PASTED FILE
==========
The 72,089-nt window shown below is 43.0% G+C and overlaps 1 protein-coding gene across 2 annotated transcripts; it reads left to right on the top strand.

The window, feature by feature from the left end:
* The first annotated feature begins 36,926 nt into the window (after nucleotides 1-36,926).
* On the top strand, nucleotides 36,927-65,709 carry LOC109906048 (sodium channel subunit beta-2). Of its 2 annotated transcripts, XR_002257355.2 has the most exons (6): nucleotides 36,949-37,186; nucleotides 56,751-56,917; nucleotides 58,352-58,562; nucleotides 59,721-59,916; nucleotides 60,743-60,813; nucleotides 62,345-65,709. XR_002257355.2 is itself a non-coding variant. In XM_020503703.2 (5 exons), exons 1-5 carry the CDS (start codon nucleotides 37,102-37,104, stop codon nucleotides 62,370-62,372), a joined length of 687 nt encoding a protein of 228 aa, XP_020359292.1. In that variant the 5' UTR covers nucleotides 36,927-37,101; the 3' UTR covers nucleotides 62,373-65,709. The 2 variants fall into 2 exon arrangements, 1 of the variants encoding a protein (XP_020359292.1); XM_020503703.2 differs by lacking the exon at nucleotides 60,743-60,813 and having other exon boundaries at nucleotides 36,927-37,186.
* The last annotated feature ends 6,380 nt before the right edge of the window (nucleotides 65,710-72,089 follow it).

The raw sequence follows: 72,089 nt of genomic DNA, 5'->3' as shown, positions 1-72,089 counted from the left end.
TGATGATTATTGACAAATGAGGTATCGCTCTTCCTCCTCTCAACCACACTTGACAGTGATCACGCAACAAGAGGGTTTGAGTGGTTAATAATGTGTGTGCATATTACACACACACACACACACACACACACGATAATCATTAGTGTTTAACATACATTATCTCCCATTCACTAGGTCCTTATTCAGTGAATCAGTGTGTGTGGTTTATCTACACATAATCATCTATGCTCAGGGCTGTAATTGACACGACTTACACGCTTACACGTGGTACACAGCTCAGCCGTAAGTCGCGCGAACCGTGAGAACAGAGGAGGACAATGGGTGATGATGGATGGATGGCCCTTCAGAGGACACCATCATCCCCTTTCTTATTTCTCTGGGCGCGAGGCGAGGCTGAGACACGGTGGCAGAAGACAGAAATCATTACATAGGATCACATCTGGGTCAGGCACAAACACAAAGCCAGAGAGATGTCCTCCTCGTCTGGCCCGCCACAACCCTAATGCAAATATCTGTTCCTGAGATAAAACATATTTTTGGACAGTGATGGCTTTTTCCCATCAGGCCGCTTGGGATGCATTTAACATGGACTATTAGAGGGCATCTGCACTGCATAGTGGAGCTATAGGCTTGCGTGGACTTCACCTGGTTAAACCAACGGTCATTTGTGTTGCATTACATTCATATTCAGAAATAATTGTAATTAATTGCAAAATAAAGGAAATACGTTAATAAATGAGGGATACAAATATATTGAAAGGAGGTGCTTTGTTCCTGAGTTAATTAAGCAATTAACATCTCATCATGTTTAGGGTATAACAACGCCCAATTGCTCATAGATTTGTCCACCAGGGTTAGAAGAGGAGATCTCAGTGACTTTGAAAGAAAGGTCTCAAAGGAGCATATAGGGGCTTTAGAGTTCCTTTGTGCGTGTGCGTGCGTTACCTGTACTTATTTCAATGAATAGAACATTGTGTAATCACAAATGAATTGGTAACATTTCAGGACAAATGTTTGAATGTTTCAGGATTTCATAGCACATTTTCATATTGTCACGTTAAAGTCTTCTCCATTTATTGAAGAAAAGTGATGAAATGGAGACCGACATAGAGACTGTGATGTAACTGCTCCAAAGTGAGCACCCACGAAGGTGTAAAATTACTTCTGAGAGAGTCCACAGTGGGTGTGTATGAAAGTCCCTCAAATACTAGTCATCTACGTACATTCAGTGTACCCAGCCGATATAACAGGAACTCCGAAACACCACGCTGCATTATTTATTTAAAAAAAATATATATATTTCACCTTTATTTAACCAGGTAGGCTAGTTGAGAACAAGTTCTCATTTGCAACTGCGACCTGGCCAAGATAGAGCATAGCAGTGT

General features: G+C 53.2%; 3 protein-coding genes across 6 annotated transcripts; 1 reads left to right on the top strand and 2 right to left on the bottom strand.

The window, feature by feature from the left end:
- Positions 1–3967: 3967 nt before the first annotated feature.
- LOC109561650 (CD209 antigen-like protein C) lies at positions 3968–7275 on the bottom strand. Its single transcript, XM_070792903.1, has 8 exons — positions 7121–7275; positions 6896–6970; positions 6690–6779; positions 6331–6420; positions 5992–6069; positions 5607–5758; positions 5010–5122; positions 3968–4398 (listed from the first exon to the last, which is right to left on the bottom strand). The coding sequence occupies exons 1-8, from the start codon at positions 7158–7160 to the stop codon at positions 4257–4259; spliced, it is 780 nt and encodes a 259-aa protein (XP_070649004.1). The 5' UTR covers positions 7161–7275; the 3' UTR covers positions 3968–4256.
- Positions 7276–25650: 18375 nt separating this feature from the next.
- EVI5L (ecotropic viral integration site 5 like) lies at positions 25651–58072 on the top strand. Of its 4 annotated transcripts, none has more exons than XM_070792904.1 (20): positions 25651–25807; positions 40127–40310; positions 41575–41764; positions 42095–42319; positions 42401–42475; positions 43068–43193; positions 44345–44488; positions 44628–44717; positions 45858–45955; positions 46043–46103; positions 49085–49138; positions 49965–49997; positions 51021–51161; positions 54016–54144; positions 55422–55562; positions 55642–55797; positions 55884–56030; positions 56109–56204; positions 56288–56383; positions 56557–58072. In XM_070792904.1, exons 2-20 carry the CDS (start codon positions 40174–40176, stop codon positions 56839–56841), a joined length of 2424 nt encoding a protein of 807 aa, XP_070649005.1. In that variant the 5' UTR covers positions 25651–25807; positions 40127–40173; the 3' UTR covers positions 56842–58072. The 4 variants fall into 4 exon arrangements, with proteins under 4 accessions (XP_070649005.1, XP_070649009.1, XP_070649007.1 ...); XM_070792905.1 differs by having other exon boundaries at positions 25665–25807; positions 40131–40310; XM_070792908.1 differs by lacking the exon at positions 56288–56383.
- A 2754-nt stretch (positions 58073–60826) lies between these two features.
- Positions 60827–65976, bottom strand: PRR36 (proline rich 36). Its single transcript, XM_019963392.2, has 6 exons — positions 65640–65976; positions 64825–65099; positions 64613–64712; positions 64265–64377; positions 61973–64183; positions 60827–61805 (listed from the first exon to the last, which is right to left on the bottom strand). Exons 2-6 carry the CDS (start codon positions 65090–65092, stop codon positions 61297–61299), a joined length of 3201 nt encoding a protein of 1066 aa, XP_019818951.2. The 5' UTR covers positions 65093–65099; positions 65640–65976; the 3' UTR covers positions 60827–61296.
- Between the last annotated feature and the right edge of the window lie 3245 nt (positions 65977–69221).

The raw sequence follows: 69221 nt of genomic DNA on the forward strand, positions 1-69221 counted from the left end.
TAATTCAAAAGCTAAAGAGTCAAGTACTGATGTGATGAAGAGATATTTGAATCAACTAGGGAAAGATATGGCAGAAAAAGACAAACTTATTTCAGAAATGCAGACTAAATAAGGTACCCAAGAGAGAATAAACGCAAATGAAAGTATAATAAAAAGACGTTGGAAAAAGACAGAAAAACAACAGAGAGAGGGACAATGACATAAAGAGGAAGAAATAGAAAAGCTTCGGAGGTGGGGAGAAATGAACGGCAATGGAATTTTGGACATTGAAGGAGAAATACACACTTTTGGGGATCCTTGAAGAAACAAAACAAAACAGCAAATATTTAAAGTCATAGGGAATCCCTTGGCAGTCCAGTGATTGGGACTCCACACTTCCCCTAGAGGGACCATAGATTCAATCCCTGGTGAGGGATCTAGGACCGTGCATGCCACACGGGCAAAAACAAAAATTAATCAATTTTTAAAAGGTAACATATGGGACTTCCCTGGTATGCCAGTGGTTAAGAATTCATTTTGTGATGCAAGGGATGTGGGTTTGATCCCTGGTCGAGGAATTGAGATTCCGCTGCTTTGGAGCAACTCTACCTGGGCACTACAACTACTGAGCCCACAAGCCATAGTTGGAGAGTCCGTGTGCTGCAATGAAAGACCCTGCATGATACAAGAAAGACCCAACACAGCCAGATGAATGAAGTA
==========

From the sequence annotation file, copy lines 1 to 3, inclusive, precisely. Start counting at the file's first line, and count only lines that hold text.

The 72,089-nt window shown below is 43.0% G+C and overlaps 1 protein-coding gene across 2 annotated transcripts; it reads left to right on the top strand.

The window, feature by feature from the left end:
* The first annotated feature begins 36,926 nt into the window (after nucleotides 1-36,926).